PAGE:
Arctic Development Expo feature: Gwich’in Development Corporation

The organization seeks out business opportunities to generate income that will later be distributed to Gwich’in beneficiaries

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Shortly after the signing of the Gwich’in Comprehensive Land Claim Agreement in 1992, the Gwich’in Development Corporation (GDC) was created, an organization whose purpose is to generate wealth that will eventually be distributed among the agreement’s beneficiaries.

“In doing that, you hope to create economic benefits, in terms of employment and training opportunities for people,” said James Thorbourne, the CEO of the GDC.

Their means of generating wealth, he continued, can come in three different forms: doing business by themselves, investing in other businesses, or doing business in partnership.

The Gwich’in Development Corporation was founded shortly after the signing of the Gwich’in Comprehensive Land Claim Agreement in 1992. It’s purpose is to generate wealth that will later be distributed to Gwich’in beneficiaries. Aaron Hemens/NNSL photo
The Gwich’in Development Corporation was founded shortly after the signing of the Gwich’in Comprehensive Land Claim Agreement in 1992. It’s purpose is to generate wealth that will later be distributed to Gwich’in beneficiaries. Aaron Hemens/NNSL photo

Partnering with other businesses has been their most frequent option, he said.

They’ve established joint ventures with organizations such as Northview Apartments, Great Slave Helicopters, and Larga, a medical boarding home in Edmonton.

“We also have a joint venture with NWT Power Corporation in Fort McPherson, which is a waste heat recovery system,” said Thorbourne. “Basically, it takes waste heat from the electricity generation and delivers that waste heat to surrounding buildings to reduce their energy consumption.”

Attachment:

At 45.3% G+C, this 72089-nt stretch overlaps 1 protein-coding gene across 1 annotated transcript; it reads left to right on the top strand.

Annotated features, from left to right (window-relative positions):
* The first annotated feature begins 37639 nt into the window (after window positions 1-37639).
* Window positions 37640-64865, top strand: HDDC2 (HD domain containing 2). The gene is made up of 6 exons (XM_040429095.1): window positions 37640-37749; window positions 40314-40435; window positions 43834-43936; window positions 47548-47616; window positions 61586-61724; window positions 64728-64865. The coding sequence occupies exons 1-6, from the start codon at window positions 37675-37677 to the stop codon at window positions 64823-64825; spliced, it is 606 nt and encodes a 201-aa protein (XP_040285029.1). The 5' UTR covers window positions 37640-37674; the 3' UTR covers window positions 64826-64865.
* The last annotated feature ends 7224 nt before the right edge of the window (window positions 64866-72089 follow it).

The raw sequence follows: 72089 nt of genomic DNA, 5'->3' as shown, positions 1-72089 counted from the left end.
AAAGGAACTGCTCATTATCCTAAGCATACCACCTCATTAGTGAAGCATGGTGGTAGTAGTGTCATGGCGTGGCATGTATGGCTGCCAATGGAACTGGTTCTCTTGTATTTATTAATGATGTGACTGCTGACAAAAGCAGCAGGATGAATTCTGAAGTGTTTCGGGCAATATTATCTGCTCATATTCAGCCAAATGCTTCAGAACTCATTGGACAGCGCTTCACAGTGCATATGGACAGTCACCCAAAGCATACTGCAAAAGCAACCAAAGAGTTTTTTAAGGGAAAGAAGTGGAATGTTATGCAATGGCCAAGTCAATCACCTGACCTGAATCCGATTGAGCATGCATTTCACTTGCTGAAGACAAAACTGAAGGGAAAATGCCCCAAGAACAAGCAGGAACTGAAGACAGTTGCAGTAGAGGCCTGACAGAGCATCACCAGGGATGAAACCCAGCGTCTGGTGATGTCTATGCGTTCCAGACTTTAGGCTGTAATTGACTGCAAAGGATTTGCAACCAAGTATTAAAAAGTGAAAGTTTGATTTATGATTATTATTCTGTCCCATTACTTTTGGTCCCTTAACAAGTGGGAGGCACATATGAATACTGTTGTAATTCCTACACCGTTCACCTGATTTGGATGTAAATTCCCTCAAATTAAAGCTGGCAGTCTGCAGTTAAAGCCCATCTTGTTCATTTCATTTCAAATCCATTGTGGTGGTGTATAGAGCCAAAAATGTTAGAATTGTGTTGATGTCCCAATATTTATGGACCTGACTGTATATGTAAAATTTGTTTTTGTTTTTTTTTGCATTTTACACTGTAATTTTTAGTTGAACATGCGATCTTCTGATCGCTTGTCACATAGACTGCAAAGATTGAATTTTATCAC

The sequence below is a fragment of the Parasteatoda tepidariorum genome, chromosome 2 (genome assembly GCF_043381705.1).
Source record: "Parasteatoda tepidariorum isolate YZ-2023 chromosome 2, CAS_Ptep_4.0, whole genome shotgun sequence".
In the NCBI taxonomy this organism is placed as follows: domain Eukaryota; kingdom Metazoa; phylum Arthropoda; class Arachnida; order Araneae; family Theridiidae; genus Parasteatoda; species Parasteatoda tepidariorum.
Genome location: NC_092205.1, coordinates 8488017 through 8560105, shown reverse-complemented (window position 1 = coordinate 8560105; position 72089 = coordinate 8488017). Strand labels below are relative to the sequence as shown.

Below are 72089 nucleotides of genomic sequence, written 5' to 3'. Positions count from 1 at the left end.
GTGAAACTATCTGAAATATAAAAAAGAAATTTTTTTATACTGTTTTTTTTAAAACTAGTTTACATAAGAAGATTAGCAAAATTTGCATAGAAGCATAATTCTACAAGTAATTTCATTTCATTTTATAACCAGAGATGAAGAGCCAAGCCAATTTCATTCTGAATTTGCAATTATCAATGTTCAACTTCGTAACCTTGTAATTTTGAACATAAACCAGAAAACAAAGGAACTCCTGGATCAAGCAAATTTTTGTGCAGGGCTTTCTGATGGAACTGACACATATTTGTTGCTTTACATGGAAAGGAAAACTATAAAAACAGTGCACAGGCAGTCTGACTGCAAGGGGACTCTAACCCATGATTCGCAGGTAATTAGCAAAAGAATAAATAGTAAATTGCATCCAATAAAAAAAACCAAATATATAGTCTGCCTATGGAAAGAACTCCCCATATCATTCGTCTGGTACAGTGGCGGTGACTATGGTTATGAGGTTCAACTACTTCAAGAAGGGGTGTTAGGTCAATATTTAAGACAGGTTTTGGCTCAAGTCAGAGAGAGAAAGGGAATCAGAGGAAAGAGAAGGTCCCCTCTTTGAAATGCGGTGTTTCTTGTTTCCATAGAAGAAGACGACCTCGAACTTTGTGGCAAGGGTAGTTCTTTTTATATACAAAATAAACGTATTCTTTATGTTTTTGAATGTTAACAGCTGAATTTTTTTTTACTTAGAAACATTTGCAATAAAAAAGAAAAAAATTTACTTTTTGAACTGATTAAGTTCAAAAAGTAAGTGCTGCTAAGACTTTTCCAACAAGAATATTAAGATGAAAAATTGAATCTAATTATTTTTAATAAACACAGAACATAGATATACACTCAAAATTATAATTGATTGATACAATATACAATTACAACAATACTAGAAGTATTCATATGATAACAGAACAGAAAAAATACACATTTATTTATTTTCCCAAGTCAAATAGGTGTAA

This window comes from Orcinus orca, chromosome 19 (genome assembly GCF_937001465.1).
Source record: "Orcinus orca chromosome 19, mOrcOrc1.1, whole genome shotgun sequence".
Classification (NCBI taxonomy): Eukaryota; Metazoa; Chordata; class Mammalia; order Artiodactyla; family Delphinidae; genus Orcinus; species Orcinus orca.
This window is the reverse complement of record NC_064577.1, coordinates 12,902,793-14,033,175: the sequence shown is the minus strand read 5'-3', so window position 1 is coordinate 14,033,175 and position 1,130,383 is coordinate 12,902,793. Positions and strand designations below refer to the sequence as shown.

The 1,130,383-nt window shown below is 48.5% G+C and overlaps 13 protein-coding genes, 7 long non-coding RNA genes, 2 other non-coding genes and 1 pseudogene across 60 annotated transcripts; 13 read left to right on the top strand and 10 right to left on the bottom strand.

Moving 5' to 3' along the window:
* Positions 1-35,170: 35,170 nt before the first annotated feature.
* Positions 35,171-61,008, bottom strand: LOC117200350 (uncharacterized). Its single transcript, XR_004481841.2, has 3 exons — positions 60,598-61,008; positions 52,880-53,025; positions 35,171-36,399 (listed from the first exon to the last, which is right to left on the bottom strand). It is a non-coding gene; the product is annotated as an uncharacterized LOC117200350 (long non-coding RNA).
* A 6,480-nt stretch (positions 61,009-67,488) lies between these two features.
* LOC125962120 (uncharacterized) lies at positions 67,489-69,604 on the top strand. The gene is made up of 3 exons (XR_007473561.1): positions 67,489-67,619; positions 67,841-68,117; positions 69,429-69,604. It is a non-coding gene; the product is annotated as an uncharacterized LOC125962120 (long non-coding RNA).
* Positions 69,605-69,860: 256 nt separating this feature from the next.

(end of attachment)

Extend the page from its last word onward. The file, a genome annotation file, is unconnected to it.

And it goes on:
Thorbourne said that he’s got his eye on a number of future business opportunities here in Inuvik, which includes getting involved in the growing satellite station, helping with the construction of a new airport terminal and long term care facility,  and participating in the development of the proposed wind farm at Inuvik High Point.

He added that the GDC owns a construction entity that had previously done maintenance work along the Dempster Highway, and he’s hoping to use that same group to help with the remediation project of the James Creek Maintenance Camp.

“You always try to bring traditional knowledge, Gwich’in knowledge and values to the work that we’re doing in the settlement area,” he said. “Mediation at James Creek, for example, it’s helpful to know when the caribou go through there – if they go through there at all. It’s helpful to know where people get water from. Those types of things.”

Thorbourne is listed as one of the speakers of “The Emerging Economy of Remediation in Canada’s Arctic” discussion during the town’s Arctic Development Expo on June 11.

“The theme there is really to look historically and see how much money has been spent on Arctic remediation in the past,” he said.

“Think DEW line sites across the Arctic, some of the legacy mines that are being cleaned up, like Giant Mine in Yellowknife. Bring that forward to what other legacy things need to be cleaned up.”

The goal of the discussion, he continued, is to explore the different ways that the remediation market can strictly benefit companies from the North, as opposed to having visiting southern businesses profit off of it.

“I’m going to wrap up the (panel discussion) and put that into context in the NWT economy, so people understand how big it is and how big it could be, and the task of preventing leakage of that business out and trying to keep more of that in,” he said.

He emphasized the importance of the expo, for it allows visitors to get a sense of the opportunities that the region has to offer.

“I think Inuvik is searching for the next thing. Perhaps they’re at a crossroads, but you can’t let people hear – or people from the outside write it off as nothing going on here anymore. There are things going on,” he said.